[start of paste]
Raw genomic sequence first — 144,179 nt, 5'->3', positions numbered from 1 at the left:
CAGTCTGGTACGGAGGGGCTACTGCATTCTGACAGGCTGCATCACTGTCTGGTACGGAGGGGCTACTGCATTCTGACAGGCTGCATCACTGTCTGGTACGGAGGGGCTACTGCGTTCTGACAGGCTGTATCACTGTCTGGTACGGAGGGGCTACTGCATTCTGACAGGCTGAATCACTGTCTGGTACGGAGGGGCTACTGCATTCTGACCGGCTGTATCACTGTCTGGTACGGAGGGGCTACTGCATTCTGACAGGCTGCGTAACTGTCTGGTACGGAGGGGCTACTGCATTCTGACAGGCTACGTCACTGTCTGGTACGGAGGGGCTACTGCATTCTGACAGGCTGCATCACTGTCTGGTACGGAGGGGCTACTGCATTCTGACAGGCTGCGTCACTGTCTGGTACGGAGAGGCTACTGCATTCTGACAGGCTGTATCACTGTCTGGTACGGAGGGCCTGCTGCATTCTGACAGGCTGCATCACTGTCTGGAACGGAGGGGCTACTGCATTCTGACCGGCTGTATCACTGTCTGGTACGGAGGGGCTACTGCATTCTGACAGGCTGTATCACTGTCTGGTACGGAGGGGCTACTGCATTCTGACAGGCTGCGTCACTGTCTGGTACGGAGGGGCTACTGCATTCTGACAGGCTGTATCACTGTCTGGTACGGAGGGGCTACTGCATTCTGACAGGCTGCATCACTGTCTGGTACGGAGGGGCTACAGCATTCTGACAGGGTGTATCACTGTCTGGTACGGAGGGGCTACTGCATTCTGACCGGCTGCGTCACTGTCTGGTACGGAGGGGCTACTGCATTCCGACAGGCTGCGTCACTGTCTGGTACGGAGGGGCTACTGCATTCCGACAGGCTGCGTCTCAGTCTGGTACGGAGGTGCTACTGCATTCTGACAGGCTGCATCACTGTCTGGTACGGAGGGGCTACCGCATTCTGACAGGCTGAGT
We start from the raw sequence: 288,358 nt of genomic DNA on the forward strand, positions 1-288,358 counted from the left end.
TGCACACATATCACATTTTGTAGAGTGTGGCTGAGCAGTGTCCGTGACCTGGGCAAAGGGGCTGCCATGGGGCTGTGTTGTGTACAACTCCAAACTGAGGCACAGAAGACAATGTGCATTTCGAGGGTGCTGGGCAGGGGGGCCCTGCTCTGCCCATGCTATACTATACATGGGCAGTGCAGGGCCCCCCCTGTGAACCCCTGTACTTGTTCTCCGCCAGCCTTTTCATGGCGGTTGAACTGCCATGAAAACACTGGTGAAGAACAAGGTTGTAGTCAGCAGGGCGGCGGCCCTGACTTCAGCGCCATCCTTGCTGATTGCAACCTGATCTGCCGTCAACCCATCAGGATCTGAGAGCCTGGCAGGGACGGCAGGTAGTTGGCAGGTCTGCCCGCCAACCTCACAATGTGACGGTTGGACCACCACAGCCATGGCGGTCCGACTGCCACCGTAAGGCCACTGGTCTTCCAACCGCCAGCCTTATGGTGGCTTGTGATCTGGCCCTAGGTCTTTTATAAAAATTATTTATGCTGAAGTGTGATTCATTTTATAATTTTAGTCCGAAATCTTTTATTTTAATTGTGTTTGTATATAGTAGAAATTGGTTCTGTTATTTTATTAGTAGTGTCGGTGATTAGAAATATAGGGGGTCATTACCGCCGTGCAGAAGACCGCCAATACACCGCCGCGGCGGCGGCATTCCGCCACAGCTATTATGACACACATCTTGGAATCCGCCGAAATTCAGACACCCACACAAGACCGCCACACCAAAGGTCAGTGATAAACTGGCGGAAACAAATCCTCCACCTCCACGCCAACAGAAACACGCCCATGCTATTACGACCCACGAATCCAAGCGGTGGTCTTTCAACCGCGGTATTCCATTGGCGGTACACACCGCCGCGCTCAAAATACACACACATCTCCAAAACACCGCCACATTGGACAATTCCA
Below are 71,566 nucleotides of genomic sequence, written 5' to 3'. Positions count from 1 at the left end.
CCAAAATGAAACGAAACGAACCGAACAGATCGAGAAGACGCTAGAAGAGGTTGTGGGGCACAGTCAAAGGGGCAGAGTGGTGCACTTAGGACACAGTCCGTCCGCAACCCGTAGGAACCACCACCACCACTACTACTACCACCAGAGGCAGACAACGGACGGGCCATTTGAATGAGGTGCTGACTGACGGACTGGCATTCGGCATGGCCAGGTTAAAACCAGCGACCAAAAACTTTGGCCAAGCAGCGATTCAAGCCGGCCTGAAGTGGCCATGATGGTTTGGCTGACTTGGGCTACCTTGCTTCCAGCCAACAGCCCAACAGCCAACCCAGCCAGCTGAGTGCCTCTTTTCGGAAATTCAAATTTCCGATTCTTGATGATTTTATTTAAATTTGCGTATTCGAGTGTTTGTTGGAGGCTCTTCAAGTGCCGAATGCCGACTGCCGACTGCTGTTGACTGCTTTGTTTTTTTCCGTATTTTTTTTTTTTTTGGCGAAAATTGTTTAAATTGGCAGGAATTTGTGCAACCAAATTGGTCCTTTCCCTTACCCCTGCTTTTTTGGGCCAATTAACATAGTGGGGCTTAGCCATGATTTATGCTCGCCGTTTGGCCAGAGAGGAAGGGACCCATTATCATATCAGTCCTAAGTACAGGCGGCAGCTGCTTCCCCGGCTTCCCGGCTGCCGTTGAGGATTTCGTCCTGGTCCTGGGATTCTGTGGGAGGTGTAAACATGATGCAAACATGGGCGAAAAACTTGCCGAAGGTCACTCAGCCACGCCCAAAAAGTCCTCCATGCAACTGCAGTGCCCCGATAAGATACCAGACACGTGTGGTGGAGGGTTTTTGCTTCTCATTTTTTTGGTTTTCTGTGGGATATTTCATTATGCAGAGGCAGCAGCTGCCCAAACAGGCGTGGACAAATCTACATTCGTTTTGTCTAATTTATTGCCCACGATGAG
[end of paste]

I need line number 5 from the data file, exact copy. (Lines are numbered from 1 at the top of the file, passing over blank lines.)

Below are 71,566 nucleotides of genomic sequence, written 5' to 3'. Positions count from 1 at the left end.